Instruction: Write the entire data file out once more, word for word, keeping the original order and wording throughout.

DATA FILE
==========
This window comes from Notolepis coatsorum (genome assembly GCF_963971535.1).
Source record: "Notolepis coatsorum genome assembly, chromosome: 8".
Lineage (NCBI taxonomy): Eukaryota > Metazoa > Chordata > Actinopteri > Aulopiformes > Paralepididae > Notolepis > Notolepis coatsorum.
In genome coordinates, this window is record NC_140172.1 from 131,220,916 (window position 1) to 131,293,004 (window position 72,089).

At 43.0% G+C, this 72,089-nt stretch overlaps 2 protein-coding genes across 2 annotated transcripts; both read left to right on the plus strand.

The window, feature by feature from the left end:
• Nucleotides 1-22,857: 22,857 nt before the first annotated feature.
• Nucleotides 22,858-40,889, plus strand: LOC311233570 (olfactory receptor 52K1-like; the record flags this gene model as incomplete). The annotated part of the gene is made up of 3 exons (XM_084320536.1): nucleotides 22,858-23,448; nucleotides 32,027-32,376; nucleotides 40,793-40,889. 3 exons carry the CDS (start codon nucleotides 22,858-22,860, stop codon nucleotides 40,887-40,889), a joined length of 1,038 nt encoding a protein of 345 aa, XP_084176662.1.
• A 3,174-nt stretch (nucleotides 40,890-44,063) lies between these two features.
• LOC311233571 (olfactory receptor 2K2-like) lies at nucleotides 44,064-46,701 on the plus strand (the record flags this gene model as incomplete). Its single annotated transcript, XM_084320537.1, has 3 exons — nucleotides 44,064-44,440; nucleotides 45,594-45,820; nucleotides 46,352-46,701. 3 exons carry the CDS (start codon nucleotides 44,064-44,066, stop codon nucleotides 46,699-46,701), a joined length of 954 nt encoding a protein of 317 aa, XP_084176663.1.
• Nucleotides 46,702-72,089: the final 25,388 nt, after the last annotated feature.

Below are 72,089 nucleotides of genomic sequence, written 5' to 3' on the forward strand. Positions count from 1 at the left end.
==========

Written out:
This window comes from Notolepis coatsorum (genome assembly GCF_963971535.1).
Source record: "Notolepis coatsorum genome assembly, chromosome: 8".
Lineage (NCBI taxonomy): Eukaryota > Metazoa > Chordata > Actinopteri > Aulopiformes > Paralepididae > Notolepis > Notolepis coatsorum.
In genome coordinates, this window is record NC_140172.1 from 131,220,916 (window position 1) to 131,293,004 (window position 72,089).

At 43.0% G+C, this 72,089-nt stretch overlaps 2 protein-coding genes across 2 annotated transcripts; both read left to right on the plus strand.

The window, feature by feature from the left end:
• Nucleotides 1-22,857: 22,857 nt before the first annotated feature.
• Nucleotides 22,858-40,889, plus strand: LOC311233570 (olfactory receptor 52K1-like; the record flags this gene model as incomplete). The annotated part of the gene is made up of 3 exons (XM_084320536.1): nucleotides 22,858-23,448; nucleotides 32,027-32,376; nucleotides 40,793-40,889. 3 exons carry the CDS (start codon nucleotides 22,858-22,860, stop codon nucleotides 40,887-40,889), a joined length of 1,038 nt encoding a protein of 345 aa, XP_084176662.1.
• A 3,174-nt stretch (nucleotides 40,890-44,063) lies between these two features.
• LOC311233571 (olfactory receptor 2K2-like) lies at nucleotides 44,064-46,701 on the plus strand (the record flags this gene model as incomplete). Its single annotated transcript, XM_084320537.1, has 3 exons — nucleotides 44,064-44,440; nucleotides 45,594-45,820; nucleotides 46,352-46,701. 3 exons carry the CDS (start codon nucleotides 44,064-44,066, stop codon nucleotides 46,699-46,701), a joined length of 954 nt encoding a protein of 317 aa, XP_084176663.1.
• Nucleotides 46,702-72,089: the final 25,388 nt, after the last annotated feature.

Below are 72,089 nucleotides of genomic sequence, written 5' to 3' on the forward strand. Positions count from 1 at the left end.